Saturday, August 26, 2017
Throwing Away Your Life
(The following questions are a way of getting at some of the fundamental issues for Law and Gospel preachers. They are not meant to be exhaustive, but simply supplement many other fine sets of questions available to preachers. For a more extensive discussion of Law and Gospel preaching, see my brief guide, Afflicting the Comfortable, Comforting the Afflicted, available from wipfandstock.com or amazon.)
1. How does the Word function in the text? There is a strong word of Law in this text, starting with the rebuke of Peter: "Get behind me, Satan! You are a stumbling block to me!" The Law is also active as we are challenged to consider what we will gain if we forfeit our life. Finally, Jesus announces that "the Son of Man will ... repay everyone for what has been done." These words announce to us our need for confession and repentance.
2. How is the Word not functioning in the text? A Gospel word is absent here - a word that proclaims what God has done in Christ. Of course, the presence of the Cross is felt throughout, but in this passage that presence is not felt as Gospel.
3. With whom are you identifying in the text? It is always important to identify with those who are being addressed by the Word. In this text that is first, Peter, who is rebuked, and then the disciples, who are challenged. The preacher may choose to identify with one or both, but not with Jesus, who is giving this rebuke and challenge.
4. What, if any, call to obedience is there in this text? There is much in this text which is a call to obedience. Indeed this is what the call to discipleship is. The call to deny self and take up our cross and follow is the classic call to obedience. It is what we do in response to God's work in Christ.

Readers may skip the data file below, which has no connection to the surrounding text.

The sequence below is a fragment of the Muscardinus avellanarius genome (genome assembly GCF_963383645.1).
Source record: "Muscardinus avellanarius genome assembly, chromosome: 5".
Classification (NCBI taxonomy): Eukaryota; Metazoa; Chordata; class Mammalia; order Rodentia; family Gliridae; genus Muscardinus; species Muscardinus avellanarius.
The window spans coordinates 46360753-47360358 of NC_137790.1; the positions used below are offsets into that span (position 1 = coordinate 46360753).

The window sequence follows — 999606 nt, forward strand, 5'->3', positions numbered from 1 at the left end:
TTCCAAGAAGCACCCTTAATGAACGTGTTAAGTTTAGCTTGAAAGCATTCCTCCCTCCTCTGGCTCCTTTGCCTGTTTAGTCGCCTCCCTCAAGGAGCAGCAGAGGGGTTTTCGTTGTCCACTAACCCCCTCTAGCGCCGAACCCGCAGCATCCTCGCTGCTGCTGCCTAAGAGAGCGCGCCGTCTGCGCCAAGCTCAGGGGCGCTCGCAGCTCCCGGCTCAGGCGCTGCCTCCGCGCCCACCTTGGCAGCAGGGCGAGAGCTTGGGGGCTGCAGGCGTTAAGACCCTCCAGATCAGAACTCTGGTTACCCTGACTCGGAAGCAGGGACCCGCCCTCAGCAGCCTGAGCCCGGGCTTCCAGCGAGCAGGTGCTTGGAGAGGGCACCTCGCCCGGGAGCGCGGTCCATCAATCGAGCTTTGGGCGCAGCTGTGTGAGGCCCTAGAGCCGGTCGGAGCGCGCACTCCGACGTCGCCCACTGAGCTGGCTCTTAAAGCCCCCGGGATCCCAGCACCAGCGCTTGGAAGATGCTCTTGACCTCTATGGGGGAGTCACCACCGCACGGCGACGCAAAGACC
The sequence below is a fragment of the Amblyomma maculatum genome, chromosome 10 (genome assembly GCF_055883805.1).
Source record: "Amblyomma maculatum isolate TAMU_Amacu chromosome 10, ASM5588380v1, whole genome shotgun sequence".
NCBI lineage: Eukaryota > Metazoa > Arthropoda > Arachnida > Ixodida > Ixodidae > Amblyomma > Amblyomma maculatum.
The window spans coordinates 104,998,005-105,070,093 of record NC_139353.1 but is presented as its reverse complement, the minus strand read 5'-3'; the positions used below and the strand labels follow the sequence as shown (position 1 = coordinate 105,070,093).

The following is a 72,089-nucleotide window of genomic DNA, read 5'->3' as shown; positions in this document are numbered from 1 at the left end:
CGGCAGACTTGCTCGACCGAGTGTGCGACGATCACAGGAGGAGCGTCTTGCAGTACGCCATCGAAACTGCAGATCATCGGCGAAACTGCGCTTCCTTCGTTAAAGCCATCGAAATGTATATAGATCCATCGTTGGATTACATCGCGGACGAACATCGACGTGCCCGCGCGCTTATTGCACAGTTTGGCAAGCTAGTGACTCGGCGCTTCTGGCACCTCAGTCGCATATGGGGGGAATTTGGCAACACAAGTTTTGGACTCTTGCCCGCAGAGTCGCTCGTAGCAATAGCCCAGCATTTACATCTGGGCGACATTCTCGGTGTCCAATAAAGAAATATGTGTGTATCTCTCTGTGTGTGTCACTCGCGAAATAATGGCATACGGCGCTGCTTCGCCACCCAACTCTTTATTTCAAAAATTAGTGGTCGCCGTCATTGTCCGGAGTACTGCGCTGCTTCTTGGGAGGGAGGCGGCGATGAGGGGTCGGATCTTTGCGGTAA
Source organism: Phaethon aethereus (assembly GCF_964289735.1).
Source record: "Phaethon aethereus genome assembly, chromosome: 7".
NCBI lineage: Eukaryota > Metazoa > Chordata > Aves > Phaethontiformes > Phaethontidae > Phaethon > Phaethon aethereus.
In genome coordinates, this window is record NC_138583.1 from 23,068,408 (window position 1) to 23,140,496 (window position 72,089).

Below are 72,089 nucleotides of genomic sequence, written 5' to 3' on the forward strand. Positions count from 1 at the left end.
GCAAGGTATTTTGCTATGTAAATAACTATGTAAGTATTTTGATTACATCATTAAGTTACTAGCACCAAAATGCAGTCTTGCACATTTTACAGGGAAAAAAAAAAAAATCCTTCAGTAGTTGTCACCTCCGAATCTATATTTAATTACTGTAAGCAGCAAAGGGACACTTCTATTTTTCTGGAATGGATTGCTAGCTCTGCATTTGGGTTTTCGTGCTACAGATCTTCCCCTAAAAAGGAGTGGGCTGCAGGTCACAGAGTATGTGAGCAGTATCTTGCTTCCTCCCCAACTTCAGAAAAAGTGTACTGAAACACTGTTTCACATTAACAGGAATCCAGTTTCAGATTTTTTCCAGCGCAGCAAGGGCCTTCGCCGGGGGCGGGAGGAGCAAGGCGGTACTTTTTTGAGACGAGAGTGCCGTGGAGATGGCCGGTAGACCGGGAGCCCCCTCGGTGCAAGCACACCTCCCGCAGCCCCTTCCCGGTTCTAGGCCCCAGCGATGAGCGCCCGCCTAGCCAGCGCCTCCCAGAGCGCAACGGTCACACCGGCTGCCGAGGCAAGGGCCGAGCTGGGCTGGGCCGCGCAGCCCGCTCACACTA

5. What Law/Gospel couplet is suggested by this text? Perhaps we can imagine several scenarios that would lead to a gospel ending: rebuked/forgiven; stumbling block/building block; setting the mind on human things/setting the mind on divine things.
6. Exegetical Work: Dietrich Bonhoeffer, in his classic Cost of Discipleship, had much to say about this text: "To endure the cross is not a tragedy; it is the suffering which is the fruit of an exclusive allegiance to Jesus Christ. When it comes, it is not an accident, but a necessity. It is not the sort of suffering which is inseparable from this mortal life, but the suffering which is an essential part of the specifically Christian life."(p. 95f) Miles Stanford, another writer on the theme of discipleship, writes that we will do anything to "bypass the death sentence" of self. (Principles of Spiritual Growth, p. 52) We are very adept at trying to convince God that "self-improvement" rather than self death is the way to go. Stanford lays out seven alternatives to self death, including self-mortification, self-conquest, self-training, revivalism, and religious busyness. We barter, we bargain, we plead with God, "Just leave my life intact, and I'll follow you." (Ibid, p. 61f) Martin Luther, in his Heidelberg Disputations, also addressed this call to suffering: "He who does not know Christ does not know God hidden in suffering. Therefore he prefers works to suffering, glory to the cross, strength to weakness, wisdom to folly, and in general, good to evil. These are the people whom the apostle calls 'enemies of the cross of Christ,' (Phil. 3:18) for they hate the cross and suffering, and love works and the glory of works." (Luther's Works, Vol. 31, p. 53)
7. Consider the insights of the pioneers of the New Homiletic? Henry Mitchell always reminded us that celebration is part of any preaching of the gospel. This will be a challenge for the preacher this week as this text is bereft of a gospel word. We will need to bring into play the results of Christ's cross to bring celebration to this text.
Blessings on your proclamation!